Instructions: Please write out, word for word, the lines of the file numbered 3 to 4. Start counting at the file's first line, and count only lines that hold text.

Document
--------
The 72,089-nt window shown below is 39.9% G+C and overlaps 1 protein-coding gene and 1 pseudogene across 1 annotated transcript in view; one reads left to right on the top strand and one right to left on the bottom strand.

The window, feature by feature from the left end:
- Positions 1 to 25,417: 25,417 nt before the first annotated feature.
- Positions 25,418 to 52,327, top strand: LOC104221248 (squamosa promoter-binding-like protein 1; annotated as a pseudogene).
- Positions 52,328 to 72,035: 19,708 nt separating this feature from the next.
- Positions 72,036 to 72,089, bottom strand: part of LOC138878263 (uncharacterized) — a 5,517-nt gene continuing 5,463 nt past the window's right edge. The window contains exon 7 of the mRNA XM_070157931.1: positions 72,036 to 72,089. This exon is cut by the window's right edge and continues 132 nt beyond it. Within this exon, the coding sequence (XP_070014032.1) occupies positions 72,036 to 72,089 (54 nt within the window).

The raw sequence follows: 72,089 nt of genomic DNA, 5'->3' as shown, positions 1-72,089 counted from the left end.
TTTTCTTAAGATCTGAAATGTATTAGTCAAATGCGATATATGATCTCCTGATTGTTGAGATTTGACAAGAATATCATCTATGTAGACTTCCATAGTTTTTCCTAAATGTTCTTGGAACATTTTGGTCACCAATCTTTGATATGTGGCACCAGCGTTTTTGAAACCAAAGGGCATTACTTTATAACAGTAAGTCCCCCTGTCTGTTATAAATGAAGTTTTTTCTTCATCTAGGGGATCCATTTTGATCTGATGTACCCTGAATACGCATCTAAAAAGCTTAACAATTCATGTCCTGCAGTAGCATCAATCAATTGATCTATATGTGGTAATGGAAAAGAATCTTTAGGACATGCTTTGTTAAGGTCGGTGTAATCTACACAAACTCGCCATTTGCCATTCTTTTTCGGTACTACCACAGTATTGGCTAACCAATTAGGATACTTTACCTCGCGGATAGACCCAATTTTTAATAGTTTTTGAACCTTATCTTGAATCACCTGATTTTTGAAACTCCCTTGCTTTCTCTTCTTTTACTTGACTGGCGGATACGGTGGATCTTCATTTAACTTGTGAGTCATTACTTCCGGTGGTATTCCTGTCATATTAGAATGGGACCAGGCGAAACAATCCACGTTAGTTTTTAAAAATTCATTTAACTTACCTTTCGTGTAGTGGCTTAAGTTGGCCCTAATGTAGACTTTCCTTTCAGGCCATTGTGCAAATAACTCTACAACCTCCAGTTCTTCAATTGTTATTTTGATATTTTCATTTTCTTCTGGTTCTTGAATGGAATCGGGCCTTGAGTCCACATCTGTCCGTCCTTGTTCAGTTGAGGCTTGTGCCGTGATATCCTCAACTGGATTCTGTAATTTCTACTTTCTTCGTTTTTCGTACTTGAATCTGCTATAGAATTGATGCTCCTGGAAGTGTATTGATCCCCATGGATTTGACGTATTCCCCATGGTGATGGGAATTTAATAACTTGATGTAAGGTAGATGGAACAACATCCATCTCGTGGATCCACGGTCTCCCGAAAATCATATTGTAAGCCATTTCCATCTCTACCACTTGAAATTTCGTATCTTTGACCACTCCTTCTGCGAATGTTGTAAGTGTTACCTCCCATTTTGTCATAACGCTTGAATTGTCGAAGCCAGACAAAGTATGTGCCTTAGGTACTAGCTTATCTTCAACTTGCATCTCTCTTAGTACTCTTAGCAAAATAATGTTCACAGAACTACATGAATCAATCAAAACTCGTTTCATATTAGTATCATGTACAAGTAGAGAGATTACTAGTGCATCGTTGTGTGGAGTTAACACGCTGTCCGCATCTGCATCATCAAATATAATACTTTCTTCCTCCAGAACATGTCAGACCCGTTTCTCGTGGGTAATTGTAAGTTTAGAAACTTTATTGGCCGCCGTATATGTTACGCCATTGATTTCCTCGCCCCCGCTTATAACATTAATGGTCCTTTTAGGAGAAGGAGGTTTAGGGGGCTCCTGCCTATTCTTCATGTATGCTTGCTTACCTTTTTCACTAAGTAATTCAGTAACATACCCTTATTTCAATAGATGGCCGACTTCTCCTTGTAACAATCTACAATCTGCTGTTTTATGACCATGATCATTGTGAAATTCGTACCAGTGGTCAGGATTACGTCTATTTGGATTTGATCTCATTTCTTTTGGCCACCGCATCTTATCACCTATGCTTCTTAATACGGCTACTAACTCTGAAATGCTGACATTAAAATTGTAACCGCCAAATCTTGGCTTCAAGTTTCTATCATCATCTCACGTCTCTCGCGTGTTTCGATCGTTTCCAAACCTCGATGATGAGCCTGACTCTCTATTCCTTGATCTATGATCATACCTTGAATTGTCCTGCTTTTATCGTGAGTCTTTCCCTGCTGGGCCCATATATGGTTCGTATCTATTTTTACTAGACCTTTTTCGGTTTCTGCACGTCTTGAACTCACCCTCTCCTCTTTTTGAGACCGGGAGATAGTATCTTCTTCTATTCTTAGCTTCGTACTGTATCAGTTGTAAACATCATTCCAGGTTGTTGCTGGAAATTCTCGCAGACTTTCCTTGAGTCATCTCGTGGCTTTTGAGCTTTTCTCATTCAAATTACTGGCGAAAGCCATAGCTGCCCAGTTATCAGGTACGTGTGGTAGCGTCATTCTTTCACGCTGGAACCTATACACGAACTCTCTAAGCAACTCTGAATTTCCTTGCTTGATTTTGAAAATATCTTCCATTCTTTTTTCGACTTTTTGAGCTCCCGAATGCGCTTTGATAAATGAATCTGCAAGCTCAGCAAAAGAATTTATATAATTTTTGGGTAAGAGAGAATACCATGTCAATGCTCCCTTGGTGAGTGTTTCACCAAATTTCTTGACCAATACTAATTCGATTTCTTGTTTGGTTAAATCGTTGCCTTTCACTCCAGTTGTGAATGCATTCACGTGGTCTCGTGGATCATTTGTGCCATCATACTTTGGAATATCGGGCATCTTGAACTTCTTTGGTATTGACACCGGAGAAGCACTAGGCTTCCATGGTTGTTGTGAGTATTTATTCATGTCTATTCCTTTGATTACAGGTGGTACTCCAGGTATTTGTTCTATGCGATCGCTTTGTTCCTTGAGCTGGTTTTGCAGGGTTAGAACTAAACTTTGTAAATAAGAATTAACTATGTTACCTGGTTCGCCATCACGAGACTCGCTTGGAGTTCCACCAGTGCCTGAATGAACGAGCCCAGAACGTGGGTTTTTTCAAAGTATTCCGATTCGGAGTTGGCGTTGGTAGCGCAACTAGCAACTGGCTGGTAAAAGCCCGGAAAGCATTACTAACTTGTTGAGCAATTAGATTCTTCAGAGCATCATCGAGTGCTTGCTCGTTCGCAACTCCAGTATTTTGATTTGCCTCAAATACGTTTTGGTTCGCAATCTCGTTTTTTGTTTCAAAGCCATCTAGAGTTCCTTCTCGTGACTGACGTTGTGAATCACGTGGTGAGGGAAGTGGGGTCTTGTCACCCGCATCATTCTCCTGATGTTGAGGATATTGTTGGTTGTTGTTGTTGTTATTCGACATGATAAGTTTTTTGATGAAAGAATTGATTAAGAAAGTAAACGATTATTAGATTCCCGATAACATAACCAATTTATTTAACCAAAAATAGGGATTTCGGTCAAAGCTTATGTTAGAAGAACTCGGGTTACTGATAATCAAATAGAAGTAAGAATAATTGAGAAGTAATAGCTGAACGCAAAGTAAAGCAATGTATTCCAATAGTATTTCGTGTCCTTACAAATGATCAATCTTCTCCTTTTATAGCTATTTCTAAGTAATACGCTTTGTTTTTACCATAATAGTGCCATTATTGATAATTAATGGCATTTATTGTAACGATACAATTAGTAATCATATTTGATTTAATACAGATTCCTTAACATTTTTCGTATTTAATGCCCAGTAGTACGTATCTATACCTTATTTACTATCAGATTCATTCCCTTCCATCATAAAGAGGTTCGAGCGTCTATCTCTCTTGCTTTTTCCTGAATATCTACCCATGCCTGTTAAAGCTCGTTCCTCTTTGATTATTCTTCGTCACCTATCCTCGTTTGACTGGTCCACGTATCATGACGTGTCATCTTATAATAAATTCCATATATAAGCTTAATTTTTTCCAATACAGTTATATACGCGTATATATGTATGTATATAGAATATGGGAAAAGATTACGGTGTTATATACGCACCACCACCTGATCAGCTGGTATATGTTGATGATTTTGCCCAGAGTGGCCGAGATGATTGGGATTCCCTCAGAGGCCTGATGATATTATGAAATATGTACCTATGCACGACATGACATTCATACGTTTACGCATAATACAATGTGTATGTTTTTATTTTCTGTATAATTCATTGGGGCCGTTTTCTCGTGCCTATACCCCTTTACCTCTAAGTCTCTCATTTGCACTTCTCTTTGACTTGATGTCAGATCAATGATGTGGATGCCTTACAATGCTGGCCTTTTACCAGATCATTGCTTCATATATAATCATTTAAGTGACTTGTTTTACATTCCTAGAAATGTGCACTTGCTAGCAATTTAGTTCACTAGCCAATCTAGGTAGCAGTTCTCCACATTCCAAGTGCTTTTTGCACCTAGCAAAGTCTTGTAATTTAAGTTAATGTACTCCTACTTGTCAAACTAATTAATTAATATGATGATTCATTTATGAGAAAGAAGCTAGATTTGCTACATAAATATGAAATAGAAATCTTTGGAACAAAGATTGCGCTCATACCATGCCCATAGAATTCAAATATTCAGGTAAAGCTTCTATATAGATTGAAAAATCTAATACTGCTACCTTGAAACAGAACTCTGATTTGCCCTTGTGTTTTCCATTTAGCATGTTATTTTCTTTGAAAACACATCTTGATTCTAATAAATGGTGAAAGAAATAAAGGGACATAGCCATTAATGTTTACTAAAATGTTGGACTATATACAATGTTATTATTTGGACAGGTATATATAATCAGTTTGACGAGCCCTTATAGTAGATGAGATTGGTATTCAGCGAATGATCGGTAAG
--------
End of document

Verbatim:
- Positions 1 to 25,417: 25,417 nt before the first annotated feature.
- Positions 25,418 to 52,327, top strand: LOC104221248 (squamosa promoter-binding-like protein 1; annotated as a pseudogene).